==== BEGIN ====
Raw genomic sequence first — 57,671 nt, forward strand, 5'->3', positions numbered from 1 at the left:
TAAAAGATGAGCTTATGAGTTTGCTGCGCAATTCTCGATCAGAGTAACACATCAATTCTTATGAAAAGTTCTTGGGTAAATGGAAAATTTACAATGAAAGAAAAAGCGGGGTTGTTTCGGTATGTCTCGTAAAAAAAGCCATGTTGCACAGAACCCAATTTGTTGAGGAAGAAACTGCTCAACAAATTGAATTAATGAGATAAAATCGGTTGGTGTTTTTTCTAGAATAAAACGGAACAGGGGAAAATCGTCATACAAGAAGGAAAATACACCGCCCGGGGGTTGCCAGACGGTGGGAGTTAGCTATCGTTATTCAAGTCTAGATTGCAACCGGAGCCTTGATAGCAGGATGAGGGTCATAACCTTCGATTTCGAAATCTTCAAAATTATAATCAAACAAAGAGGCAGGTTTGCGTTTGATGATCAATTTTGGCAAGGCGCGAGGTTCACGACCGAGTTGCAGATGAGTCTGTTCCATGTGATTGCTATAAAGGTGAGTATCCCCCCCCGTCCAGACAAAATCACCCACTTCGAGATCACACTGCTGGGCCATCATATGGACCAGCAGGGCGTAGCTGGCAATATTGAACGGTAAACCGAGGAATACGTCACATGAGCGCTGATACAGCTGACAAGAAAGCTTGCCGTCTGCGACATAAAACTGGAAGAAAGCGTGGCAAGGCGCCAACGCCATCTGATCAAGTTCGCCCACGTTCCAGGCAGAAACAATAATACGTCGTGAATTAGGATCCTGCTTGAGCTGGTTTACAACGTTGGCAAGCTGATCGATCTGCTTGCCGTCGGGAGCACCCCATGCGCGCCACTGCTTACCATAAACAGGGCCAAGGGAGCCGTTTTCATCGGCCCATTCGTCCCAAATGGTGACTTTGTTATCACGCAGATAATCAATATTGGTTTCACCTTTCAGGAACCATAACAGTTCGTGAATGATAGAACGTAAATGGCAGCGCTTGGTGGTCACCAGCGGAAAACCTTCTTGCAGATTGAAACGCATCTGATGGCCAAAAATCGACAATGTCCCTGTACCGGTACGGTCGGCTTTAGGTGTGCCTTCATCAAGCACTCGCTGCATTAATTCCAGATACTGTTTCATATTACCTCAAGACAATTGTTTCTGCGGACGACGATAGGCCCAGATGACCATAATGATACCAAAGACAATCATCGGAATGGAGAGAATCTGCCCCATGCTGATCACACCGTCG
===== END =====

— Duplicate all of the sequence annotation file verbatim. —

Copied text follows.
Raw genomic sequence first — 57,671 nt, forward strand, 5'->3', positions numbered from 1 at the left:
TAAAAGATGAGCTTATGAGTTTGCTGCGCAATTCTCGATCAGAGTAACACATCAATTCTTATGAAAAGTTCTTGGGTAAATGGAAAATTTACAATGAAAGAAAAAGCGGGGTTGTTTCGGTATGTCTCGTAAAAAAAGCCATGTTGCACAGAACCCAATTTGTTGAGGAAGAAACTGCTCAACAAATTGAATTAATGAGATAAAATCGGTTGGTGTTTTTTCTAGAATAAAACGGAACAGGGGAAAATCGTCATACAAGAAGGAAAATACACCGCCCGGGGGTTGCCAGACGGTGGGAGTTAGCTATCGTTATTCAAGTCTAGATTGCAACCGGAGCCTTGATAGCAGGATGAGGGTCATAACCTTCGATTTCGAAATCTTCAAAATTATAATCAAACAAAGAGGCAGGTTTGCGTTTGATGATCAATTTTGGCAAGGCGCGAGGTTCACGACCGAGTTGCAGATGAGTCTGTTCCATGTGATTGCTATAAAGGTGAGTATCCCCCCCCGTCCAGACAAAATCACCCACTTCGAGATCACACTGCTGGGCCATCATATGGACCAGCAGGGCGTAGCTGGCAATATTGAACGGTAAACCGAGGAATACGTCACATGAGCGCTGATACAGCTGACAAGAAAGCTTGCCGTCTGCGACATAAAACTGGAAGAAAGCGTGGCAAGGCGCCAACGCCATCTGATCAAGTTCGCCCACGTTCCAGGCAGAAACAATAATACGTCGTGAATTAGGATCCTGCTTGAGCTGGTTTACAACGTTGGCAAGCTGATCGATCTGCTTGCCGTCGGGAGCACCCCATGCGCGCCACTGCTTACCATAAACAGGGCCAAGGGAGCCGTTTTCATCGGCCCATTCGTCCCAAATGGTGACTTTGTTATCACGCAGATAATCAATATTGGTTTCACCTTTCAGGAACCATAACAGTTCGTGAATGATAGAACGTAAATGGCAGCGCTTGGTGGTCACCAGCGGAAAACCTTCTTGCAGATTGAAACGCATCTGATGGCCAAAAATCGACAATGTCCCTGTACCGGTACGGTCGGCTTTAGGTGTGCCTTCATCAAGCACTCGCTGCATTAATTCCAGATACTGTTTCATATTACCTCAAGACAATTGTTTCTGCGGACGACGATAGGCCCAGATGACCATAATGATACCAAAGACAATCATCGGAATGGAGAGAATCTGCCCCATGCTGATCACACCGTCG